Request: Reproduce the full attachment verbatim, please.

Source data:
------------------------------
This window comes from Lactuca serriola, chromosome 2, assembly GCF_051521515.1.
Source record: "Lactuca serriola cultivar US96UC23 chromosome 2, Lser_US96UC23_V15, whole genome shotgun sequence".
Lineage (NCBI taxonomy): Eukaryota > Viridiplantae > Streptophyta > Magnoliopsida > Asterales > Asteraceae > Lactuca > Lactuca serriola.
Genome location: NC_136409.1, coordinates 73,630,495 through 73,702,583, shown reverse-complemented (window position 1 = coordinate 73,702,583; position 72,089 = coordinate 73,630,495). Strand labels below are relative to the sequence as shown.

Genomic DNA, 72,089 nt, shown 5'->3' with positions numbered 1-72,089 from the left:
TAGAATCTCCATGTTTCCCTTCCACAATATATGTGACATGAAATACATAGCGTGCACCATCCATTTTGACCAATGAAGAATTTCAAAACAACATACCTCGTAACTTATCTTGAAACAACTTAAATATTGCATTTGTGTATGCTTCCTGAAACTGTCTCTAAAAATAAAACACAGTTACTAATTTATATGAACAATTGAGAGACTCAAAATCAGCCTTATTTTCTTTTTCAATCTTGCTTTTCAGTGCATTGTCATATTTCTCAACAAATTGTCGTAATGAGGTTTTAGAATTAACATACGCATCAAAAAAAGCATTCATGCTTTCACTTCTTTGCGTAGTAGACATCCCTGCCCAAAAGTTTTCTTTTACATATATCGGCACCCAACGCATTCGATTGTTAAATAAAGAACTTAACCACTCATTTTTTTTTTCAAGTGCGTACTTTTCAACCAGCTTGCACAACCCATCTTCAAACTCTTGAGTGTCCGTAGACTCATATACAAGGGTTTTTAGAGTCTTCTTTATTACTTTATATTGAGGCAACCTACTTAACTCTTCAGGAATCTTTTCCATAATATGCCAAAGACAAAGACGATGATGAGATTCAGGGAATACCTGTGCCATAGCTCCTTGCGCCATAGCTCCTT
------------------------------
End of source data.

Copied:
This window comes from Lactuca serriola, chromosome 2, assembly GCF_051521515.1.
Source record: "Lactuca serriola cultivar US96UC23 chromosome 2, Lser_US96UC23_V15, whole genome shotgun sequence".
Lineage (NCBI taxonomy): Eukaryota > Viridiplantae > Streptophyta > Magnoliopsida > Asterales > Asteraceae > Lactuca > Lactuca serriola.
Genome location: NC_136409.1, coordinates 73,630,495 through 73,702,583, shown reverse-complemented (window position 1 = coordinate 73,702,583; position 72,089 = coordinate 73,630,495). Strand labels below are relative to the sequence as shown.

Genomic DNA, 72,089 nt, shown 5'->3' with positions numbered 1-72,089 from the left:
TAGAATCTCCATGTTTCCCTTCCACAATATATGTGACATGAAATACATAGCGTGCACCATCCATTTTGACCAATGAAGAATTTCAAAACAACATACCTCGTAACTTATCTTGAAACAACTTAAATATTGCATTTGTGTATGCTTCCTGAAACTGTCTCTAAAAATAAAACACAGTTACTAATTTATATGAACAATTGAGAGACTCAAAATCAGCCTTATTTTCTTTTTCAATCTTGCTTTTCAGTGCATTGTCATATTTCTCAACAAATTGTCGTAATGAGGTTTTAGAATTAACATACGCATCAAAAAAAGCATTCATGCTTTCACTTCTTTGCGTAGTAGACATCCCTGCCCAAAAGTTTTCTTTTACATATATCGGCACCCAACGCATTCGATTGTTAAATAAAGAACTTAACCACTCATTTTTTTTTTCAAGTGCGTACTTTTCAACCAGCTTGCACAACCCATCTTCAAACTCTTGAGTGTCCGTAGACTCATATACAAGGGTTTTTAGAGTCTTCTTTATTACTTTATATTGAGGCAACCTACTTAACTCTTCAGGAATCTTTTCCATAATATGCCAAAGACAAAGACGATGATGAGATTCAGGGAATACCTGTGCCATAGCTCCTTGCGCCATAGCTCCTT